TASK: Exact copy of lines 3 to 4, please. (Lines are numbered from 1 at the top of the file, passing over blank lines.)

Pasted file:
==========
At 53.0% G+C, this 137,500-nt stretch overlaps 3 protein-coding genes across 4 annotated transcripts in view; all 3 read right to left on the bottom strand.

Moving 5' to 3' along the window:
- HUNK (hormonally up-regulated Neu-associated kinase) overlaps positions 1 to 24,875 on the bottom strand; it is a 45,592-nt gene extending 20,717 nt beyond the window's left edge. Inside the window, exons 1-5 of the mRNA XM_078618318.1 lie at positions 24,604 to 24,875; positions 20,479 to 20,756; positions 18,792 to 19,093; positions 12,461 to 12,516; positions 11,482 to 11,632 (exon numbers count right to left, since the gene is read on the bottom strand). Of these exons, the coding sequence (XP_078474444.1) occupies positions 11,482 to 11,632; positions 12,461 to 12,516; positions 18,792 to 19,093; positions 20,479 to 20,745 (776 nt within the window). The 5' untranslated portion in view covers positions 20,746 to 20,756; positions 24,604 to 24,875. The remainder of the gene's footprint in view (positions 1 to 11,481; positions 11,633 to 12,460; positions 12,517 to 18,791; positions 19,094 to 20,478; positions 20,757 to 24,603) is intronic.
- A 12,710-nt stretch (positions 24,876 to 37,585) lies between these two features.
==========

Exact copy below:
- HUNK (hormonally up-regulated Neu-associated kinase) overlaps positions 1 to 24,875 on the bottom strand; it is a 45,592-nt gene extending 20,717 nt beyond the window's left edge. Inside the window, exons 1-5 of the mRNA XM_078618318.1 lie at positions 24,604 to 24,875; positions 20,479 to 20,756; positions 18,792 to 19,093; positions 12,461 to 12,516; positions 11,482 to 11,632 (exon numbers count right to left, since the gene is read on the bottom strand). Of these exons, the coding sequence (XP_078474444.1) occupies positions 11,482 to 11,632; positions 12,461 to 12,516; positions 18,792 to 19,093; positions 20,479 to 20,745 (776 nt within the window). The 5' untranslated portion in view covers positions 20,746 to 20,756; positions 24,604 to 24,875. The remainder of the gene's footprint in view (positions 1 to 11,481; positions 11,633 to 12,460; positions 12,517 to 18,791; positions 19,094 to 20,478; positions 20,757 to 24,603) is intronic.
- A 12,710-nt stretch (positions 24,876 to 37,585) lies between these two features.